A Year in Review: A Force for Healing

A Year in Review: A Force for Healing
A Year in Review: A Force for Healing

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Becoming a Force for Healing—As the Nation was Being Torn Apart by Riots, Christians Came Together to Pray for Racial Healing and Reconciliation

Story by Carmel Flippen
Photos by Miah Boffill @MB images

This story first ran in Issue 84, Summer 2020, of Calvary Chapel Magazine.

As rain drifted down through the towering trees in Acacia Park in Colorado Springs, CO, one Saturday in June, hundreds gathered to pray for racial healing in America. Although their reason for coming was somber—a nation being ripped apart by riots; a man’s life stolen by the very people sworn to protect it—the atmosphere was one of “hope, faith, and love,” reported Pastor Al Pittman, senior pastor of Calvary Worship Center.

“There was not a sour face in the place. People were excited to see that other believers had a burden for their nation and were calling on the name of the Lord as their only hope.” Those gathered came from many different races, churches, and backgrounds. Some raised their hands and faces to the sky in hopeful expectation; others kneeled on the wet ground as worship music played and various pastors, including Al, stepped onstage to pray. A banner stretched behind them paraphrased Jeremiah 29:7.

As the last pastor, a white man, finished his prayer, Al joined him on stage. Kneeling together, the two men led the crowd in the Lord’s Prayer.

Al kneeling with man on stage

Pastor Al Pittman (left) from Calvary Worship Center in Colorado Springs, CO, a Calvary Chapel affiliate, and Bob Bender from Black Forest Cross Fellowship Church close an event by leading the people in reciting “The Lord’s Prayer.” The time was dedicated to racial healing after the tragic death of George Floyd.

“People began using the word ‘Christian’ to describe Jesus’ followers because they considered believers to be slaves and soldiers of Jesus Christ,” Al explained. “On Saturday, I saw Christians being Christians—I saw a rally of spiritual soldiers who wanted to love their brothers and sisters, who were saying, ‘We’re going to stand at this dark hour, and be a light to our community and our nation.’ They came to seek the face of God, and He showed up in a powerful way.”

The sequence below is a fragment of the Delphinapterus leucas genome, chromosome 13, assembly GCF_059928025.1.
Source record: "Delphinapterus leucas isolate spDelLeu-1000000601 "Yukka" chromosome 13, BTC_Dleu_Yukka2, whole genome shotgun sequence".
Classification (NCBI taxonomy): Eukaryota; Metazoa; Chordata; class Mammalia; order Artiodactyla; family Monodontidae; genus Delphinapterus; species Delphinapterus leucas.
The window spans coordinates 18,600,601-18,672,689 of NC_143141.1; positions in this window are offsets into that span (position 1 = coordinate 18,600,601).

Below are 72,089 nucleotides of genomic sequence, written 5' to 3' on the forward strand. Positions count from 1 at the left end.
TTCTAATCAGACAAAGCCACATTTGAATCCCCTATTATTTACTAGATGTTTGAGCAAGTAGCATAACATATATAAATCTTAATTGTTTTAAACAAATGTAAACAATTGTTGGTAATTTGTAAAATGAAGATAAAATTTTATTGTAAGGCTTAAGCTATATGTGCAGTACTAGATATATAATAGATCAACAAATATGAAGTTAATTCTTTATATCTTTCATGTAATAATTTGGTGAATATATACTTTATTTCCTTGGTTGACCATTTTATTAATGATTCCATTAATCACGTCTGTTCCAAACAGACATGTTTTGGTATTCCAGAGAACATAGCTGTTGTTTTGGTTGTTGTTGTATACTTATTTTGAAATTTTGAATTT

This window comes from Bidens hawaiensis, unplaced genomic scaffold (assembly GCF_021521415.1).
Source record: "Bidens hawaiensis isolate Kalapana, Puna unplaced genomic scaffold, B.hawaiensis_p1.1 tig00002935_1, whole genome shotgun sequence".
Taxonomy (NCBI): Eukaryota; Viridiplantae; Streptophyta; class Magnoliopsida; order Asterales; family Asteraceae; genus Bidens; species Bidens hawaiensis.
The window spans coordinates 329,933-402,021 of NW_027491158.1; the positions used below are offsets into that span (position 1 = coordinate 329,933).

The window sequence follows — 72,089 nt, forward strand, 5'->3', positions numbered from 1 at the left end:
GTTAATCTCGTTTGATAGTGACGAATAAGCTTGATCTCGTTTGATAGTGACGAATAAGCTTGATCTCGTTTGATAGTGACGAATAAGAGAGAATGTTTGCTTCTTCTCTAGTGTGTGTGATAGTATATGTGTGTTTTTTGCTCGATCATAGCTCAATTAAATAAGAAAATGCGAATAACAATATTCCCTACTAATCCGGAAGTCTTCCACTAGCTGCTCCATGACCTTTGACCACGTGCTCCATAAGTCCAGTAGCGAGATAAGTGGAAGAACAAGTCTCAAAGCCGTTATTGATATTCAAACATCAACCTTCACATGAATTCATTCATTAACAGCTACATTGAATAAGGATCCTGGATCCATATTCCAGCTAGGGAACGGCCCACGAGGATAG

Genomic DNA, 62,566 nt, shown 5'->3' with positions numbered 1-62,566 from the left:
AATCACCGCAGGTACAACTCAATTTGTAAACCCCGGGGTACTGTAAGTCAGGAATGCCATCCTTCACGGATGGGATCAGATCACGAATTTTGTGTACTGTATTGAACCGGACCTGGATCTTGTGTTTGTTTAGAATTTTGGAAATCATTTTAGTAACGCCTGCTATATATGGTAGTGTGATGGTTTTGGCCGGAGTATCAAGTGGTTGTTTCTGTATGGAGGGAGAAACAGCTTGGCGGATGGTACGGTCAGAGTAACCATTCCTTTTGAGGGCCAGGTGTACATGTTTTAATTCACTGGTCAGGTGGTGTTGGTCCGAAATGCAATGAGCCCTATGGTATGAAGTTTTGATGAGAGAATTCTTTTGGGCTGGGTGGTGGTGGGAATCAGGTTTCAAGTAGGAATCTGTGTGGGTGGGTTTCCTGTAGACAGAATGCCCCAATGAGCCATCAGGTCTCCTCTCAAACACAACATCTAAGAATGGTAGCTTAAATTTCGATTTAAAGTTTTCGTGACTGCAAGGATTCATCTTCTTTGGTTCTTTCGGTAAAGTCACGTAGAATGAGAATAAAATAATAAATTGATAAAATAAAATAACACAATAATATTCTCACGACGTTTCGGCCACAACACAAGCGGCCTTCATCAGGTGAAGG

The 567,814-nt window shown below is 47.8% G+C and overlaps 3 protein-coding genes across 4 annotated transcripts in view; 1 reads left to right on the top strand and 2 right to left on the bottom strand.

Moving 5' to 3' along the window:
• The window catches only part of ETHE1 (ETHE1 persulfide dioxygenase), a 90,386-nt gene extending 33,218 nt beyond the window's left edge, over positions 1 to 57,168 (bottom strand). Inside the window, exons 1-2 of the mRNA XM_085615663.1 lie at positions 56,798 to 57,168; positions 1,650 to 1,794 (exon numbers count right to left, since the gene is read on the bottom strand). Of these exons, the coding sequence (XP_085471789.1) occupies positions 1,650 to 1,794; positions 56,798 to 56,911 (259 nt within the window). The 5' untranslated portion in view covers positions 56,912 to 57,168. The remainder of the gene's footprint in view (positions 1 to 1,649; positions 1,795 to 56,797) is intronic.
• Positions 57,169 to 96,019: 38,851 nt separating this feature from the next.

Al shared his insights into the spiritual roots of America’s current struggles, as well as the Christian response: “The murder of George Floyd was an act which defied the sanctity of life and basic human dignity. The sight of a black man being killed by a white man has brought 400 years of anger and venom to the surface. There’s such a thing as righteous anger, and there is reason for that here, but the kind of violence we’re seeing across the nation comes from the devil. The devil, like he always does, has hijacked a righteous cause and turned it into riots and chaos. He comes ‘to steal, and to kill, and to destroy.’ But Jesus has come ‘that they [we] may have life, and … have it more abundantly’ (John 10:10).

Al worshiping with crowd

Faith leaders and attendees extend their hands in prayer.

“God is a God of human dignity. He sent Jesus to give dignity to everybody. Jesus touched the lepers, the people society would not touch. He came to give life to those who had no life. He hung on a cross, [and said of the people who had mistreated and assaulted Him], ‘Father, forgive them, for they do not know what they do’ (Luke 23:34b). No matter your past, present, future, or your ethnicity, He came to die for you. The Kingdom He came to build is colorblind.